When I first started my business, my clientele for the most part were friends and friends of friends from dog agility. I was a competitor, that was my world, and those were my people.
It was awesome because we all shared the same philosophy for the most part; make training fun and purposeful, build a healthy relationship, no corrections, and encourage a thinking dog that knows how to offer behaviors. For those of you that don’t compete in agility, it will suffice to say that a thinking dog is able to CYA (cover your ass) when you make a handling error, or two, or three. Yes it’s true, people make mistakes and our dogs don’t freak out about it, we need to learn from this! It’s true team work, trust on both ends of the leash, and a dance of sorts when it all comes together.
My strength at the time, and why my friends trusted me with their dogs, was being able to add balance to a high energy dog, one with opinions and fire in the belly, without crushing their enthusiasm for dog sports. They were my cup of tea!
As my business grew so did my skills to those outside of the competition world, new services, new certifications, lots more in depth knowledge of applied behavior and conditioning. I started working with people who didn’t know me, but had heard of me. Word of mouth was powerful, but there didn’t seem to be consistency on what these words were.
Some fit right in when they entered my classes, some were put off, some inquisitive, and some over joyed. I couldn’t put my finger on what they were hearing, but it taught me how to work with a wide variety of personalities, and I developed skills in new and unexpected areas.
And my business continued to grow.
Every once in awhile though, I would receive a call from a potential client that wanted to know more about my training style. I was happy to answer these questions, and have learned how cool this is!
So here is a list of questions that I am most commonly asked. I think they are good and valid questions for a professional trainer to answer. It would be irresponsible for me to say any trainer as I believe there are some seriously misinformed and sometimes abusive people calling themselves trainers, or even worse, self taught experts. Word of mouth is great, but so is knowing who will be working with you and your puppy/dog.
- What method of training do you offer and/or use? Please be specific. For example, my answer is positive reinforcement, reward based training. If you receive catch phrases such as natural, fun yet effective, our secret method, etc, please hang up and move on. A professional trainer will tell you up front what they do, in detail, without masking it.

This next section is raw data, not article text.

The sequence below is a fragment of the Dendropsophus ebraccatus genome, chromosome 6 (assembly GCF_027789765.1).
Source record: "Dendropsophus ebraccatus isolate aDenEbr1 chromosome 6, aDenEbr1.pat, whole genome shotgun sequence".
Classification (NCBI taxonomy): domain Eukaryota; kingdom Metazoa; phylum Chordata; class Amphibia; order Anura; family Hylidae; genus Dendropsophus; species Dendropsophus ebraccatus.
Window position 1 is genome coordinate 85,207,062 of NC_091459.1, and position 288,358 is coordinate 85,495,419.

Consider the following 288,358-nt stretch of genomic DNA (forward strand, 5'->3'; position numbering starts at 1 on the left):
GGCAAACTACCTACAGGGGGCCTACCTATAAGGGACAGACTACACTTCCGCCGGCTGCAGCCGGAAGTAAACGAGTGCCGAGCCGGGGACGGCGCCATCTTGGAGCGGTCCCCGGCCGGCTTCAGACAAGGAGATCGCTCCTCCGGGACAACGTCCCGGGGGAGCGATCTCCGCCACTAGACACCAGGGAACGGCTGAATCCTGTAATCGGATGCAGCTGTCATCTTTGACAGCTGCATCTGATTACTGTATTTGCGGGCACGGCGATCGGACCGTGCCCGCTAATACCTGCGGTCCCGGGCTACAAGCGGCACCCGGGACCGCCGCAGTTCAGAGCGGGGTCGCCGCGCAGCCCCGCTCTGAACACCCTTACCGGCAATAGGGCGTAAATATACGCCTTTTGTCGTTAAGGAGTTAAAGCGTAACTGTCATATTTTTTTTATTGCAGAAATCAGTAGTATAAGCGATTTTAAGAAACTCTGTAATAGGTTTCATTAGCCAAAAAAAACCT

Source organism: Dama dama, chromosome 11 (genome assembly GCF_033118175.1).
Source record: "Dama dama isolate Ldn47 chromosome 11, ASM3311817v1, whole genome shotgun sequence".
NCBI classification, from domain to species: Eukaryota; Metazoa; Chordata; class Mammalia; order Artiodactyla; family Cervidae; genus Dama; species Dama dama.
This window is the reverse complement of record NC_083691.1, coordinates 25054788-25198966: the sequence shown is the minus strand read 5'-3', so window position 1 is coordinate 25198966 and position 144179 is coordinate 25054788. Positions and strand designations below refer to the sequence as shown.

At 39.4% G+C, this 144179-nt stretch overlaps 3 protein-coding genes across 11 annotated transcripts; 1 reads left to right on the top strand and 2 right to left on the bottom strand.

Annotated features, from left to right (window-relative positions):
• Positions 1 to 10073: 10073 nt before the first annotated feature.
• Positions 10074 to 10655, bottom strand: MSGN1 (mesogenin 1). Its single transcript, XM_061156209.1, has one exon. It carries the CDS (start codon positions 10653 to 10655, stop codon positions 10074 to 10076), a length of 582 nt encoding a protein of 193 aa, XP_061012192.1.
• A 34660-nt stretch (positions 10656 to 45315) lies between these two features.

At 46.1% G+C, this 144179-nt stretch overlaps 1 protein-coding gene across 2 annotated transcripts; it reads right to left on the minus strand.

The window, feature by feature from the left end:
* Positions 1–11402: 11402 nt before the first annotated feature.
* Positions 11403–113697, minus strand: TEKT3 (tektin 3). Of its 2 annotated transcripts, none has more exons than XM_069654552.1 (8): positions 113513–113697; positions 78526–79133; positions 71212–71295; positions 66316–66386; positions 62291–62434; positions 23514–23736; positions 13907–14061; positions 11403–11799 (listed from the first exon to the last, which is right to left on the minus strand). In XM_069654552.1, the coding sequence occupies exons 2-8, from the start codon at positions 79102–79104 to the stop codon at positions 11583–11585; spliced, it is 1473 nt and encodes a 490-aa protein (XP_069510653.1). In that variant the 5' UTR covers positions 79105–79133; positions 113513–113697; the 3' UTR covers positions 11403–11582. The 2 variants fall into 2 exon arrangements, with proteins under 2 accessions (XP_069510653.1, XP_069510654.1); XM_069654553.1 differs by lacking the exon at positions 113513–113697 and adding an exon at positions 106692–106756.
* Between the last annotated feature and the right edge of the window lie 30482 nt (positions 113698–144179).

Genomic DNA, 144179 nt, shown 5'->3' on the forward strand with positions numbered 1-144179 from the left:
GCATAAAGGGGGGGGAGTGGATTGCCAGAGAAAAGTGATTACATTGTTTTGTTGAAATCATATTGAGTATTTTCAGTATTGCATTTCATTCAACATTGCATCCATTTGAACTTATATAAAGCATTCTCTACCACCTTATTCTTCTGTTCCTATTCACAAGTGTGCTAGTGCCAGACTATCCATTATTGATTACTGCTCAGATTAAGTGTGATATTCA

- Do you use special collars or gear on the dogs? Please explain. For example, I recommend that all of our puppy people buy a harness so we have no tension on the neck, it isn’t a requirement but a recommendation. If a trainer is not willing to tell you what they use, or states that they will supply their special collar when you arrive, move on. If they can’t be honest with you over the phone, they won’t be honest with you during class.
- What age puppies or dogs do you work with?
- Can I come and observe part of a class? A trainer with nothing to hide will say yes. This will give you an idea of how a class is managed, what a class might feel like (although the dynamics from class to class are so different depending on the chemistry of the people and dogs), and the training methods used. Most importantly you can see if the dogs and people are enjoying the work, uber important!
- Do you have any videos on line I can see? Many trainers don’t have this, but if they do it’s a bonus in my opinion. Watch how they interact with a variety of people and dogs. Does their method gel with what you are looking for?
- Do you have a website? Most trainers do, some don’t. Again this is helpful to browse through at your leisure and gather more information.
- Is your business on Facebook/Twitter/LinkedIn? If so, and again not all trainers do this, go and check it out, it’s public. What are the saying, and promoting. What are others saying and doing on their site/s?
I am grateful to every person and dog that has allowed me to be part of their experience.
You are your dogs voice in the human word and their advocate. Make educated choices when it comes to their education and socialization. Your dog deserves your efforts…